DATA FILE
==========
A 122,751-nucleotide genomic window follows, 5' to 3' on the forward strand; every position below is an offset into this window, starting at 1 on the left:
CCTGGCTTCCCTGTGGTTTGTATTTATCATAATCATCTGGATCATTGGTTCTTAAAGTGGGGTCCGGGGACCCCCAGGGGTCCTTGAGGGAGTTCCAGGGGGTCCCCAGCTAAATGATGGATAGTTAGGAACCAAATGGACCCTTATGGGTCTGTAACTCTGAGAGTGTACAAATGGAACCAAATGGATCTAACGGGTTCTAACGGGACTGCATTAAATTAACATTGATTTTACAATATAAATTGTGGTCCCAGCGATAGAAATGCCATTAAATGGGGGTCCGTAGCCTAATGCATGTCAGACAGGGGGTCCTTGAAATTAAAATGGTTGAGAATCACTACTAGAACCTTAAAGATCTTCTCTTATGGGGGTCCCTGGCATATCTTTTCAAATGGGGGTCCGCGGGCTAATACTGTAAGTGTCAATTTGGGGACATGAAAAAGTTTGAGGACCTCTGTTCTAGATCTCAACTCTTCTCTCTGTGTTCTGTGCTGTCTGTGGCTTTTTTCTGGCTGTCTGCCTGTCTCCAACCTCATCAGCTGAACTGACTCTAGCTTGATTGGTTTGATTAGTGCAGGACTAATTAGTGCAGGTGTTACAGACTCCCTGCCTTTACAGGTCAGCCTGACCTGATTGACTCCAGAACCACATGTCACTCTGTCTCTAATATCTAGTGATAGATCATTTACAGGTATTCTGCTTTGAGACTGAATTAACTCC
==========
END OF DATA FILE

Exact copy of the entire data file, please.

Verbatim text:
A 122,751-nucleotide genomic window follows, 5' to 3' on the forward strand; every position below is an offset into this window, starting at 1 on the left:
CCTGGCTTCCCTGTGGTTTGTATTTATCATAATCATCTGGATCATTGGTTCTTAAAGTGGGGTCCGGGGACCCCCAGGGGTCCTTGAGGGAGTTCCAGGGGGTCCCCAGCTAAATGATGGATAGTTAGGAACCAAATGGACCCTTATGGGTCTGTAACTCTGAGAGTGTACAAATGGAACCAAATGGATCTAACGGGTTCTAACGGGACTGCATTAAATTAACATTGATTTTACAATATAAATTGTGGTCCCAGCGATAGAAATGCCATTAAATGGGGGTCCGTAGCCTAATGCATGTCAGACAGGGGGTCCTTGAAATTAAAATGGTTGAGAATCACTACTAGAACCTTAAAGATCTTCTCTTATGGGGGTCCCTGGCATATCTTTTCAAATGGGGGTCCGCGGGCTAATACTGTAAGTGTCAATTTGGGGACATGAAAAAGTTTGAGGACCTCTGTTCTAGATCTCAACTCTTCTCTCTGTGTTCTGTGCTGTCTGTGGCTTTTTTCTGGCTGTCTGCCTGTCTCCAACCTCATCAGCTGAACTGACTCTAGCTTGATTGGTTTGATTAGTGCAGGACTAATTAGTGCAGGTGTTACAGACTCCCTGCCTTTACAGGTCAGCCTGACCTGATTGACTCCAGAACCACATGTCACTCTGTCTCTAATATCTAGTGATAGATCATTTACAGGTATTCTGCTTTGAGACTGAATTAACTCC